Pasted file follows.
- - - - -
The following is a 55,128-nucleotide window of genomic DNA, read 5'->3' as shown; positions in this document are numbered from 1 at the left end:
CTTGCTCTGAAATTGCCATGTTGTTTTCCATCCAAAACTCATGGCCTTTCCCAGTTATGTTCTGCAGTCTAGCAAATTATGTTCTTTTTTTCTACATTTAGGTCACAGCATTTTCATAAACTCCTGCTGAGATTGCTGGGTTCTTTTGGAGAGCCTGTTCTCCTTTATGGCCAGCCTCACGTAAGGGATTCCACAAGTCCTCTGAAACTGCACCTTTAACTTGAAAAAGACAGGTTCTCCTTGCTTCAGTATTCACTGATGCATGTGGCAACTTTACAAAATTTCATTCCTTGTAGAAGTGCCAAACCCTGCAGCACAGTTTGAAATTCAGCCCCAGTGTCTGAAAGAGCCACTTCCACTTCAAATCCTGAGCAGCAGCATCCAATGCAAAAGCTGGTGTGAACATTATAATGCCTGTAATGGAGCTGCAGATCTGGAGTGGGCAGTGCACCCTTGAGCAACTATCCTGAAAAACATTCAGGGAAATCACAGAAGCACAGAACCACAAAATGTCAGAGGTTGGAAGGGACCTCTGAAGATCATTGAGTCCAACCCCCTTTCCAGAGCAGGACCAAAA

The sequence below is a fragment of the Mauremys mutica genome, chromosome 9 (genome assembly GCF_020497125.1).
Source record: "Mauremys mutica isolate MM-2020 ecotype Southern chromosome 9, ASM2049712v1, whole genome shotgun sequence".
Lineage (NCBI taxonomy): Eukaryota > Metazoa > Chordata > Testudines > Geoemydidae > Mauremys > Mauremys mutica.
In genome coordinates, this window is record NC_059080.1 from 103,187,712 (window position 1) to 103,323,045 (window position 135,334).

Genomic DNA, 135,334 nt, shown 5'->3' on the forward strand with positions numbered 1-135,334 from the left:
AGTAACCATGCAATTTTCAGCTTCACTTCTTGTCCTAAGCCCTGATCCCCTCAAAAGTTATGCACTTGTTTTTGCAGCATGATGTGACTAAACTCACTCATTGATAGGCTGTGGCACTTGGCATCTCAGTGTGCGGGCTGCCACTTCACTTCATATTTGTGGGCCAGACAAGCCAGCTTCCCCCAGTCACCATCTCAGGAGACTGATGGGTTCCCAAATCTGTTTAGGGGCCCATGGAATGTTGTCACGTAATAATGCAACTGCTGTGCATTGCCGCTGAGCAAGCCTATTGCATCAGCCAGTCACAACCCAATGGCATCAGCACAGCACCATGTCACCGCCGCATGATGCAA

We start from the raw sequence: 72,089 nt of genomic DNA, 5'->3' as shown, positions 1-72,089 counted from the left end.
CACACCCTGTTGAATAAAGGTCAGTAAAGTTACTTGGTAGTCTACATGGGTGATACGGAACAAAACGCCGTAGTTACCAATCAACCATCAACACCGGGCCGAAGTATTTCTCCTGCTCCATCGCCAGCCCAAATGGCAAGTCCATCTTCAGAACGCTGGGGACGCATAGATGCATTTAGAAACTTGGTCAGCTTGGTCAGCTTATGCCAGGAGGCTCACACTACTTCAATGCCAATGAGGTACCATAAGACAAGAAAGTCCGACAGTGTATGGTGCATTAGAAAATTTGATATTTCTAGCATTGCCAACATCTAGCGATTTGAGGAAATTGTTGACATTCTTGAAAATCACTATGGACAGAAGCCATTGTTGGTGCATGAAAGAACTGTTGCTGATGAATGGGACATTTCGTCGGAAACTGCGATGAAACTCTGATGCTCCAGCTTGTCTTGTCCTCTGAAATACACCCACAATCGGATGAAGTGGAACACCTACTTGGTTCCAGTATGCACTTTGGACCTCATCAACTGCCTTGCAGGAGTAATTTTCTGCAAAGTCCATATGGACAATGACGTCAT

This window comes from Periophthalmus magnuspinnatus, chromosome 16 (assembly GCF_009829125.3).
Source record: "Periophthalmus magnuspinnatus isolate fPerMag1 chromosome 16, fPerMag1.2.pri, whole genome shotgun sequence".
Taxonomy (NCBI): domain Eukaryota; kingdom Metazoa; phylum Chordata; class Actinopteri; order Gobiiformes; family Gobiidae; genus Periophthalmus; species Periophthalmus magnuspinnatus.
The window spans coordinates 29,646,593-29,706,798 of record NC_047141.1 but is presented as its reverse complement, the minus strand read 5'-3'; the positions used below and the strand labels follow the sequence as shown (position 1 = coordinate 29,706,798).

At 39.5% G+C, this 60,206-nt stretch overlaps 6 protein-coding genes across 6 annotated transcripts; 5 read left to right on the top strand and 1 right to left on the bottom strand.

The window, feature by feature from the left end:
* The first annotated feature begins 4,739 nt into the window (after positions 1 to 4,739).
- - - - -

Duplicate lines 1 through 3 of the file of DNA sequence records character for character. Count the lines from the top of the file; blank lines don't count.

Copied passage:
The following is a 55,128-nucleotide window of genomic DNA, read 5'->3' as shown; positions in this document are numbered from 1 at the left end:
CTTGCTCTGAAATTGCCATGTTGTTTTCCATCCAAAACTCATGGCCTTTCCCAGTTATGTTCTGCAGTCTAGCAAATTATGTTCTTTTTTTCTACATTTAGGTCACAGCATTTTCATAAACTCCTGCTGAGATTGCTGGGTTCTTTTGGAGAGCCTGTTCTCCTTTATGGCCAGCCTCACGTAAGGGATTCCACAAGTCCTCTGAAACTGCACCTTTAACTTGAAAAAGACAGGTTCTCCTTGCTTCAGTATTCACTGATGCATGTGGCAACTTTACAAAATTTCATTCCTTGTAGAAGTGCCAAACCCTGCAGCACAGTTTGAAATTCAGCCCCAGTGTCTGAAAGAGCCACTTCCACTTCAAATCCTGAGCAGCAGCATCCAATGCAAAAGCTGGTGTGAACATTATAATGCCTGTAATGGAGCTGCAGATCTGGAGTGGGCAGTGCACCCTTGAGCAACTATCCTGAAAAACATTCAGGGAAATCACAGAAGCACAGAACCACAAAATGTCAGAGGTTGGAAGGGACCTCTGAAGATCATTGAGTCCAACCCCCTTTCCAGAGCAGGACCAAAA

The sequence below is a fragment of the Mauremys mutica genome, chromosome 9 (genome assembly GCF_020497125.1).